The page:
2) Highway House.  This is a close second.  Downside is that its needs some cosmetic work done on it, nothing that a coat of paint and new gutters will fix. It also is short of some appliances (needs a fridge, washer, dryer).  While I don’t mind it, the house butts right up against a highway, but when I lived in Milwaukee I lived next to an airport and know how to get over noise with time.  The yard is huge, though; the lot is over 10,000 sq ft.  I’d have good healthy trees of all different types (apples, pines, cedars, ash) and a nice size deck (though that may need work).  Big garage and nice storage – the rooms are good size too.  But, work would be needed right away when I get in.  Not like …

1) Baxter Terrace.  You would think it would be a turnoff to walk up to house and see roofers working on it, but my first thought was “wow, new roof”.  Wood panel flooring was just installed this year too, and new windows on the first floor.  New appliances, new deck in the backyard, and new carpet on the upstairs.  The yard isn’t as big as the highway house, and it is far from being as private as the highway house – which maybe an issue as the big plus of Baxter Terrace was all the windows and natural light (hard to use light when there is so many houses right on top of you).  But this was the first house I visited since arriving that was in my price range and made me say “if people came to visit, they would say ‘this is a nice house’”.  It’s on the east side, close to the mountains, but not really the part of town that jumps out at me as my part of town … that’s what I have to get comfortable with before I pull the trigger.

Have some financing things to work out this week, but I have the feeling that if Baxter Terrace or the Highway House is still on the market come time for the financing to be worked out, I could be making an offer.

Oh, and near the highway house, I saw another moose.  This was a biggun … With a full rack and everything.  Deep into a residential area, eating from a tree in someone’s backyard.

Moose Saddle Soars

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The wait is over, my car has arrived in Alaska.

Yesterday I got the call that the car was released from the shipping company and ready to be delivered.  As if to go full circle, the car was dropped off in the parking lot where I work; as it was picked up from the parking lot where I worked.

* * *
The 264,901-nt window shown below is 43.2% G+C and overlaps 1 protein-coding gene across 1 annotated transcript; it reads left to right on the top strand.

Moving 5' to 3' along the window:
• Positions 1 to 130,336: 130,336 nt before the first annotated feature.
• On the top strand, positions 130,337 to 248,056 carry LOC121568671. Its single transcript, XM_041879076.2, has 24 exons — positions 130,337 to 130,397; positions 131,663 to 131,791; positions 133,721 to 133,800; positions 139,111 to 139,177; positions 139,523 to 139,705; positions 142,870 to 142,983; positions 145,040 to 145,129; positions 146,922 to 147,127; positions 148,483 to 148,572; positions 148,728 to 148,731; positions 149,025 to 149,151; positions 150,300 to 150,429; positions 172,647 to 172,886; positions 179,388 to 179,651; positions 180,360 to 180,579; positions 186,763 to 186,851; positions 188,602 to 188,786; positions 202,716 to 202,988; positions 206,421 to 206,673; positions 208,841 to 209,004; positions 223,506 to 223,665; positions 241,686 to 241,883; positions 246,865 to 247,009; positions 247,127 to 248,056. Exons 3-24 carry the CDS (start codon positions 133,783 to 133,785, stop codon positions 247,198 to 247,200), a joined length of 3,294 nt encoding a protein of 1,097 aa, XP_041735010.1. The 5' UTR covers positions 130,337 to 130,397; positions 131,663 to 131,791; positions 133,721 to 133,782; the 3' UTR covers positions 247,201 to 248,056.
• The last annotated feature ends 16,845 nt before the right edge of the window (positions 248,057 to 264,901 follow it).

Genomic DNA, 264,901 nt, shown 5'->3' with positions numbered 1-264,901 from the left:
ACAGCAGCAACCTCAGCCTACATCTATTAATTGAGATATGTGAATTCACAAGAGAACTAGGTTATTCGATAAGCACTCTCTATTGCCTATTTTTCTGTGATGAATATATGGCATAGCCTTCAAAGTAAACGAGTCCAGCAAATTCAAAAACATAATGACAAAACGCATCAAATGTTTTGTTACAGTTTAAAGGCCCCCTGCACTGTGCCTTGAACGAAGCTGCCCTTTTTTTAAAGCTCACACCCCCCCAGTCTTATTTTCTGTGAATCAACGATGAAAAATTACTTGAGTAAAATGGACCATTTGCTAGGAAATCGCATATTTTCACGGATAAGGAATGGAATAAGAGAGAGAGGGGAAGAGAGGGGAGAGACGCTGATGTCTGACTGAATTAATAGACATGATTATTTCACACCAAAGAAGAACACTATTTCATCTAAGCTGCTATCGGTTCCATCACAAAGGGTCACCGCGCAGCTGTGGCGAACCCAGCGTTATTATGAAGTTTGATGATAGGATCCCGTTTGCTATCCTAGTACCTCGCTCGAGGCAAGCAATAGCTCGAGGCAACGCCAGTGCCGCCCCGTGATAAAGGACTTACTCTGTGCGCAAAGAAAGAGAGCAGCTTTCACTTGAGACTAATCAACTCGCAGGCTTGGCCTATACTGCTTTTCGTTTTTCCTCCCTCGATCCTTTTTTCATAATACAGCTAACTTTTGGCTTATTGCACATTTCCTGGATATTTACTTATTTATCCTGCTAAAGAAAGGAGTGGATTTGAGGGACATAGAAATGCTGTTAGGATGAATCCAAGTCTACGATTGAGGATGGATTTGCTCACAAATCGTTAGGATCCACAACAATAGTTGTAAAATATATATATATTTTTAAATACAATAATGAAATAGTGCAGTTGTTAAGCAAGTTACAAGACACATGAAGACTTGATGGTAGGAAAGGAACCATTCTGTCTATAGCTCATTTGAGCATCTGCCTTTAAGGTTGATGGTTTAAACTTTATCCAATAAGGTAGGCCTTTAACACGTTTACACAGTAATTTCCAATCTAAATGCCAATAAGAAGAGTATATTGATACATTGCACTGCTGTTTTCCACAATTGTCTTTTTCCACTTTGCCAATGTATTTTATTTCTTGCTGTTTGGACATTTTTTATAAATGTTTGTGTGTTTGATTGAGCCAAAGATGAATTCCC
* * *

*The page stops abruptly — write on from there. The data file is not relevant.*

Before it Left

It took 30 days for the car to make the move.

When it Arrived

I suspected that the car would be a bit of a mess, and it wasn’t too bad.  Birds took a bit of target practice on it, but birds always did  like to aim at my car (as well as cats, bugs, and squirrels … no elf, not you).  The radio antenna did break off, and I got an claim on that with the movers kicked off, but otherwise its in pretty good shape.

But when I drive it, it doesn’t feel right.

Part of it is that I drove three different low riding sedans for the last 30 days, so sitting up in a crossover SUV is definitely different.  But I drove that car for 33,000 miles in the lower 48; I should just slide in like putting on an old glove.  But it isn’t quite the same.

I think its because driving in Alaska is a bit unique.  There isn’t the interstates you get used to down south.  The roads are rough as well.  Everything here is built on permafrost … that isn’t a joke, its true; even in Anchorage the ground is frozen a few feet below the surface.  A road crew can lay a road and expect it to sit well for a time, but the slight differences in the ground and warming effects cause the roads to sag and pothole anytime.  You always know when you are in a well driven lane, and always know when you aren’t up here.

But I think its just because its like trying to fit an old friend in a new place.  I love my car, that guy (and it is a ‘male’ car, he’s pretty kickass and likes him the tough roads) and I have put the miles down in some great places.  But this isn’t a muddy road in Oklahoma, or the pig farms of Iowa.  This is Alaska, and its new to him, and maybe new to me too still.

In time we will fit once more, but it takes time to shake off the memory of riding low in a rental.  The saddle soars from Marty the Moose takes time to heal.